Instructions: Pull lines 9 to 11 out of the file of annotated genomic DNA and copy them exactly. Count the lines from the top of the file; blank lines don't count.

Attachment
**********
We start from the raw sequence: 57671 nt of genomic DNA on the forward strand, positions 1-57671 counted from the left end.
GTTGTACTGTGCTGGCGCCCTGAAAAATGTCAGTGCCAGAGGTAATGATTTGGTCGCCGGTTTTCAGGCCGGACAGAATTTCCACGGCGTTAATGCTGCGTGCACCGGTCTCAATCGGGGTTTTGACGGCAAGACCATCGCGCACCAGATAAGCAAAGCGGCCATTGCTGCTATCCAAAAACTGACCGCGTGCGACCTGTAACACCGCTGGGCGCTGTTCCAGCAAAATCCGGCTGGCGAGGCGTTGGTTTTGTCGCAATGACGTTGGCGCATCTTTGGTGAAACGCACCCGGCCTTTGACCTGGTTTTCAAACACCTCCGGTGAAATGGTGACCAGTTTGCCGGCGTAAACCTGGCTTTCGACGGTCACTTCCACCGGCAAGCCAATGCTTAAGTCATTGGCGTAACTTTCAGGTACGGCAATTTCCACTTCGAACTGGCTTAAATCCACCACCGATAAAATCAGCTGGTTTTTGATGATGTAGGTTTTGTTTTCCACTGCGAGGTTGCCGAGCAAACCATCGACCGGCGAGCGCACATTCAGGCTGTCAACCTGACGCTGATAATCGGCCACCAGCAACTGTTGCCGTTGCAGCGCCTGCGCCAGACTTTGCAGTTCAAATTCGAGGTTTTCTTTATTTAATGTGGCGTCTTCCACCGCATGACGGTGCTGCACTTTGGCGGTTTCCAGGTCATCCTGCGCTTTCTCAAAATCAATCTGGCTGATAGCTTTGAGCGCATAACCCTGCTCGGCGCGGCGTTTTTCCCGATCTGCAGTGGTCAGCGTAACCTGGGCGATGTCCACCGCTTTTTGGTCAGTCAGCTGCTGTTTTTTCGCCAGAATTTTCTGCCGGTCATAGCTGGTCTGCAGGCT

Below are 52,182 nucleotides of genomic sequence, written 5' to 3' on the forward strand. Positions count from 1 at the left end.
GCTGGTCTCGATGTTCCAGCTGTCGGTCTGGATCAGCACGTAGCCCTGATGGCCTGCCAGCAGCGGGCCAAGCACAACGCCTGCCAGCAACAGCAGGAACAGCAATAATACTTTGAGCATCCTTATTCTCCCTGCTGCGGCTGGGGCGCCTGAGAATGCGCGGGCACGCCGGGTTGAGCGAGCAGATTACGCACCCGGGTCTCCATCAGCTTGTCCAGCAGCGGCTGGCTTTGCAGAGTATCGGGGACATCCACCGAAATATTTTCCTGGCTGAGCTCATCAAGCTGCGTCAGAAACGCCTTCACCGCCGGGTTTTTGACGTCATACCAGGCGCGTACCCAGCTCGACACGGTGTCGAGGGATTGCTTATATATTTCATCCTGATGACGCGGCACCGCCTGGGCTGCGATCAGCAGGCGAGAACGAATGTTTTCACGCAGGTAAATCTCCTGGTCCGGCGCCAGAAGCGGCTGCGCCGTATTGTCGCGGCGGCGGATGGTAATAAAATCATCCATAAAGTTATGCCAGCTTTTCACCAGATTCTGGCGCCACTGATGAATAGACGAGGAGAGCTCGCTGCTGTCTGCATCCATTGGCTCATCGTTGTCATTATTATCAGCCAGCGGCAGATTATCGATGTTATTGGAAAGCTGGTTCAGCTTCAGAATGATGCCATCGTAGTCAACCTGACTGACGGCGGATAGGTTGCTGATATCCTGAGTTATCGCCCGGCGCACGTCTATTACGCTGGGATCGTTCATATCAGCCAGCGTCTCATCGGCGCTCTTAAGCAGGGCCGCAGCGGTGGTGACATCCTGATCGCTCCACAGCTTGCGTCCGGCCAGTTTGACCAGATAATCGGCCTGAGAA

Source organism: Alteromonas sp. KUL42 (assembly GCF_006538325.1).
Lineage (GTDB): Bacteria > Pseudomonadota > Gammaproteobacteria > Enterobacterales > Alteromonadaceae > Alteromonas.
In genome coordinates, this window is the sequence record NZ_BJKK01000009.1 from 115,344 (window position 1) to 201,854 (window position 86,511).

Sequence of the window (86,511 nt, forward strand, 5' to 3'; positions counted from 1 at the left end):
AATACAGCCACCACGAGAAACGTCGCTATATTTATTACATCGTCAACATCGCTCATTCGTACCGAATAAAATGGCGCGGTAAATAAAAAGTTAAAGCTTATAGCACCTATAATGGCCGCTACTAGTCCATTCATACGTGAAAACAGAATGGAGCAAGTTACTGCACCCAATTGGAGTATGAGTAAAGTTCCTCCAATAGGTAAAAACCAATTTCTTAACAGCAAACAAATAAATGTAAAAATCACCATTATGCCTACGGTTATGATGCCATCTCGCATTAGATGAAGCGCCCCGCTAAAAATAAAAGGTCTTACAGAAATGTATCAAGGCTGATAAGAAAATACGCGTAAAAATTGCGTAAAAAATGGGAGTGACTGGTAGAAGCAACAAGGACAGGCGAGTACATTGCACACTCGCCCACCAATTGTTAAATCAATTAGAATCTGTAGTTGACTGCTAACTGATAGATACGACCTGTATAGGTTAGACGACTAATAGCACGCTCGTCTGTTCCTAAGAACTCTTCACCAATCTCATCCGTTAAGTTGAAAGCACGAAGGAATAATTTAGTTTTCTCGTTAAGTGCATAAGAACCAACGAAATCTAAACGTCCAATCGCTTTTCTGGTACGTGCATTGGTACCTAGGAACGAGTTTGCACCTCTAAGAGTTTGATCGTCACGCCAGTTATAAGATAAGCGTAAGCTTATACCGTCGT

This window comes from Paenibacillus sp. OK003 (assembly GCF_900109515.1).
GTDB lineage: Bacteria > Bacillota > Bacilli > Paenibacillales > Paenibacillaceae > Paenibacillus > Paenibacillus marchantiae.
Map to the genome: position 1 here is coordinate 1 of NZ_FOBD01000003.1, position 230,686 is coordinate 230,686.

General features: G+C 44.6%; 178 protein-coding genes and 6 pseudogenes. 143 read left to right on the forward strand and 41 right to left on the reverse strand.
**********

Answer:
AATACAGCCACCACGAGAAACGTCGCTATATTTATTACATCGTCAACATCGCTCATTCGTACCGAATAAAATGGCGCGGTAAATAAAAAGTTAAAGCTTATAGCACCTATAATGGCCGCTACTAGTCCATTCATACGTGAAAACAGAATGGAGCAAGTTACTGCACCCAATTGGAGTATGAGTAAAGTTCCTCCAATAGGTAAAAACCAATTTCTTAACAGCAAACAAATAAATGTAAAAATCACCATTATGCCTACGGTTATGATGCCATCTCGCATTAGATGAAGCGCCCCGCTAAAAATAAAAGGTCTTACAGAAATGTATCAAGGCTGATAAGAAAATACGCGTAAAAATTGCGTAAAAAATGGGAGTGACTGGTAGAAGCAACAAGGACAGGCGAGTACATTGCACACTCGCCCACCAATTGTTAAATCAATTAGAATCTGTAGTTGACTGCTAACTGATAGATACGACCTGTATAGGTTAGACGACTAATAGCACGCTCGTCTGTTCCTAAGAACTCTTCACCAATCTCATCCGTTAAGTTGAAAGCACGAAGGAATAATTTAGTTTTCTCGTTAAGTGCATAAGAACCAACGAAATCTAAACGTCCAATCGCTTTTCTGGTACGTGCATTGGTACCTAGGAACGAGTTTGCACCTCTAAGAGTTTGATCGTCACGCCAGTTATAAGATAAGCGTAAGCTTATACCGTCGT

This window comes from Paenibacillus sp. OK003 (assembly GCF_900109515.1).
GTDB lineage: Bacteria > Bacillota > Bacilli > Paenibacillales > Paenibacillaceae > Paenibacillus > Paenibacillus marchantiae.